Ex-Minister Moon Hyung-pyo jailed over Samsung merger: South Korea’s former health Minister Moon Hyung-pyo has been sentenced to two and a half years in jail for putting pressure on the national pension fund to support a 2015 merger of two Samsung Group units.

Republicans take first step to ease constraints on banks: Republicans won their first legislative battle in a campaign to loosen President Obama’s tough banking rules as the lower chamber of Congress passed a bill last night to ease regulations.

Iceland’s economy contracts at sharpest rate in three years: Iceland’s economy contracted at the sharpest rate in three years at the start of 2017, reducing fears that the once troubled economy is in danger of overheating again.

The Independent

China reports surprise boost in exports but concerns remain over economy: China reported stronger-than-anticipated exports and imports for May in the face of falling commodity prices, suggesting the economy is holding up better than expected despite rising lending rates and a cooling property market.

Mar-a-Lago could be victim of Trump’s decision to quit Paris Agreement: U.S. President Donald Trump’s decision to pull out of the Paris climate agreement could accelerate damage to his family’s real estate empire in the coming decades, especially his properties that lie just feet from the encroaching sea in low-lying South Florida.

Ikea to trial selling products through third parties: Ikea plans to test selling its products on websites other than its own, the head of brand and strategy owner of Inter Ikea Group said on Wednesday, as the world’s biggest home furnishing retailer targets more online customers.

Solar, wind and nuclear power each provide more electricity than gas and coal combined for first time: Wind, solar and nuclear power have each generated more electricity than coal and gas combined – for the first time ever in the U.K. The National Grid said the landmark was achieved at 1pm on Wednesday.

The Daily Telegraph

Former HSBC banker faces extradition fight over currency rigging claims: A former HSBC Executive accused of foreign exchange market manipulation has been arrested and bailed in the U.K. ahead of a potential battle over his extradition to the U.S.

Investors reject plan to list Saudi Aramco with 5% float in London: Investors are urging the U.K. Listing Authority (U.K.LA) to reject a plan to float just 5% of Saudi Aramco in London, in a move that would break the 25% minimum threshold required to obtain a premium listing.

EU to force Facebook and Google to give police data under terrorism proposals: The European Union wants to give police new powers to obtain information from internet companies including Facebook and Google as part of new measures to fight terrorism.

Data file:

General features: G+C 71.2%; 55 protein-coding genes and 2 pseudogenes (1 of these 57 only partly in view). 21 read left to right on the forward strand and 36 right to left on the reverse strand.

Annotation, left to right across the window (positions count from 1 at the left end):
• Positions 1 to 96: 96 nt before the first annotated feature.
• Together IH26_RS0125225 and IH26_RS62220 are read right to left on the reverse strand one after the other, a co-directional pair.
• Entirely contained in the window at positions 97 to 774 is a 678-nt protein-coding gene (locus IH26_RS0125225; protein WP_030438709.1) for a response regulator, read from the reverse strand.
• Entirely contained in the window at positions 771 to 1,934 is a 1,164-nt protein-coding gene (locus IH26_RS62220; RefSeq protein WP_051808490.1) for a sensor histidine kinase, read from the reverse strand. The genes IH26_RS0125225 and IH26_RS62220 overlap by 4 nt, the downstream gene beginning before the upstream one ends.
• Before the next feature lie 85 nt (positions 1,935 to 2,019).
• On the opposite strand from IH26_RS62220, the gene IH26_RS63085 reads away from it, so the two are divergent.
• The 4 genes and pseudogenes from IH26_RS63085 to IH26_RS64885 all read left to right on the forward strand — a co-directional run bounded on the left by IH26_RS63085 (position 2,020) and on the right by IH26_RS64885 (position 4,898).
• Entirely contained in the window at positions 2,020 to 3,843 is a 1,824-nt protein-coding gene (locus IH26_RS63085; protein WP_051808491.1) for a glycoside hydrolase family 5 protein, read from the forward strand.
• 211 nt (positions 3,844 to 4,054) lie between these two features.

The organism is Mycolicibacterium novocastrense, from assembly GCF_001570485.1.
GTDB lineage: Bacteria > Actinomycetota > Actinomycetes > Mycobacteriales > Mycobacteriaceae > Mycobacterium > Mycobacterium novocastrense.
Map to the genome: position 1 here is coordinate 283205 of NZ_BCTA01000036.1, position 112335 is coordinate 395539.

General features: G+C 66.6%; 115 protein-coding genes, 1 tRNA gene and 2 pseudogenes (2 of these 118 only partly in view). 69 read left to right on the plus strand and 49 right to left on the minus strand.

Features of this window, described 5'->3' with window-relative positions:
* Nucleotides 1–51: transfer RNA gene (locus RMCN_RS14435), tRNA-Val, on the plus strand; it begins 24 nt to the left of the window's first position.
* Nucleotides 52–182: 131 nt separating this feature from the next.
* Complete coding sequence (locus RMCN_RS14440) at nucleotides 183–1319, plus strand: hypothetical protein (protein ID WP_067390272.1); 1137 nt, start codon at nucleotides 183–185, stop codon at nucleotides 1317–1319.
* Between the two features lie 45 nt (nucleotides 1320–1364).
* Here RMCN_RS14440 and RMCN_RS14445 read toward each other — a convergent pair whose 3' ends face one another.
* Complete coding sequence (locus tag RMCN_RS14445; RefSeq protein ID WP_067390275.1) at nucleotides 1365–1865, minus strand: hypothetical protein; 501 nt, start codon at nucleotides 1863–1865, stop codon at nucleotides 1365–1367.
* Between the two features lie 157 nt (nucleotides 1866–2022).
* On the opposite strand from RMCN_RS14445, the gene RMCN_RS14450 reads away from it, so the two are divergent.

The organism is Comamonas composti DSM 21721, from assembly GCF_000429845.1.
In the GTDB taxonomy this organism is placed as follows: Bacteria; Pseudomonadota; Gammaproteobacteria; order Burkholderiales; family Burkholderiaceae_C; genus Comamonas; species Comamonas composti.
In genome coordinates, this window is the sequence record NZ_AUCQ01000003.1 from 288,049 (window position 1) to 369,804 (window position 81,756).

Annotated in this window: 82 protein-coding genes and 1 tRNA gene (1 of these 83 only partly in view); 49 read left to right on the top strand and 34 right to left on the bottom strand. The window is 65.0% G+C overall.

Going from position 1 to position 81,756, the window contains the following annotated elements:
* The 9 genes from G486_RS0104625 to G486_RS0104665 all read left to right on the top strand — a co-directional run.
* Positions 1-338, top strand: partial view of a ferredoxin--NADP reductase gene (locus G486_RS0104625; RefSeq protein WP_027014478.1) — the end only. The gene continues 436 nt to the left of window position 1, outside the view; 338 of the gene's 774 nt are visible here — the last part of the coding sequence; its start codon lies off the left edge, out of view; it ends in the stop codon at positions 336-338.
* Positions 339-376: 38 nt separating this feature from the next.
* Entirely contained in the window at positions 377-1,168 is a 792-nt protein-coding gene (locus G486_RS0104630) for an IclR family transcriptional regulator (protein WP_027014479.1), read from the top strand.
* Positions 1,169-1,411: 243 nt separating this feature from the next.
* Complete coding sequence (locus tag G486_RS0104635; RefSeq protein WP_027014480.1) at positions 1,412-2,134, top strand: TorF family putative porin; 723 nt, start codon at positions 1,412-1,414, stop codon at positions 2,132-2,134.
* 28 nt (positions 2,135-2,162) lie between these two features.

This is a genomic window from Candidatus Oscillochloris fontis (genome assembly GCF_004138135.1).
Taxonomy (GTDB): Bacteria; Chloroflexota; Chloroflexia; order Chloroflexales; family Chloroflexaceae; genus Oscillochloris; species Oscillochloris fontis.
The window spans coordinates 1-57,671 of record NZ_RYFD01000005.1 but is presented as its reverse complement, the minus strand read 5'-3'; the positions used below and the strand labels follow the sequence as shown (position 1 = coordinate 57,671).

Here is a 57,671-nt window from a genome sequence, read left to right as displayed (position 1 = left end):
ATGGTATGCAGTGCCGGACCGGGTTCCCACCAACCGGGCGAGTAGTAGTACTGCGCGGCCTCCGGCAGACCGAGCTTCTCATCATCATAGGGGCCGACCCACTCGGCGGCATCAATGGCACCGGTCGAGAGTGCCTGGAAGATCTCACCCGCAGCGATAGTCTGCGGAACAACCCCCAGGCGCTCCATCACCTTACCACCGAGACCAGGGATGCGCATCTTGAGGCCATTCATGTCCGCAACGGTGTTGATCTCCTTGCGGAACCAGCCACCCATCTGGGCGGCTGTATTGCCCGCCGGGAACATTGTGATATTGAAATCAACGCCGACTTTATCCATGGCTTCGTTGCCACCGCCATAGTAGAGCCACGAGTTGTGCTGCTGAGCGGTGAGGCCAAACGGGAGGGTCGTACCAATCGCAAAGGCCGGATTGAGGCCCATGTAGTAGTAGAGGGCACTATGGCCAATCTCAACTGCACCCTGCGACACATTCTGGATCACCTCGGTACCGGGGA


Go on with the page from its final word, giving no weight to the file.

Petrofac clinches decade-long Oman deal despite SFO probe: Petrofac investors enjoyed a rare slice of good news after the troubled oilfield services company clinched a decade-long contract in Oman, despite being dragged into a corruption probe by the Serious Fraud Office.

Etihad and Tui’s airline launch is grounded as ‘sums don’t add up’: Attempts by Etihad and Tui to launch a new leisure-focused airline have stalled because the economics of their proposal do not stack up, according to a source close to the talks.

Peter Cruddas insists tighter trading rules will be a boon for CMC: CMC Markets Boss Peter Cruddas has saluted a U.K. crackdown on trading despite the move hammering shares in the spreadbetting group.

ECB signals end to vast monetary experiment as boom builds: The European Central Bank has taken its first baby steps towards monetary tightening, signalling retreat from its radical experiment with negative interest rates and emergency stimulus as the eurozone economy springs back to life.

The Questor Column:

This trust trades at a 32% discount – and there’s good reason to expect it to narrow: The managers of this week’s fund, an Asian-focused but London-listed company called Symphony International, not only own 17% of the shares but have an additional motivation to get the share price moving and the discount of 32% narrowing – quickly. The managers own special securities called “options”. But if the managers can get the share price above the price at which the options are exercised by the time they expire in August next year, they stand to receive an appreciable windfall. Mr. Treanor’s firm manages the British Empire investment trust, which owns a stake in Symphony. With a little more than a year to achieve their goal, Symphony’s managers have already taken steps that aim to cut the discount. The first was the introduction of a dividend policy in early 2014. This has resulted in very substantial distributions being paid since then totalling $0.1835 per share (to put this figure in context, the current share price is $0.821). Also, buying back shares when they are trading at a discount to the net asset value has the effect of boosting the NAV per share – which will, if the discount remains the same, mean a rise in the share price. The company intends to buy back at least 10% of its shares over the next year; it has so far bought back 3%. Symphony’s investment team is led by Anil Thadani, formerly of Schroders, who is known as the “founding father of Asian private equity”. Symphony is a bit of a quirky opportunity but the combination of credible management, large discount and a catalyst for its narrowing makes it a buy, despite a high annual charge of 2.25%. Questor says ‘Buy’.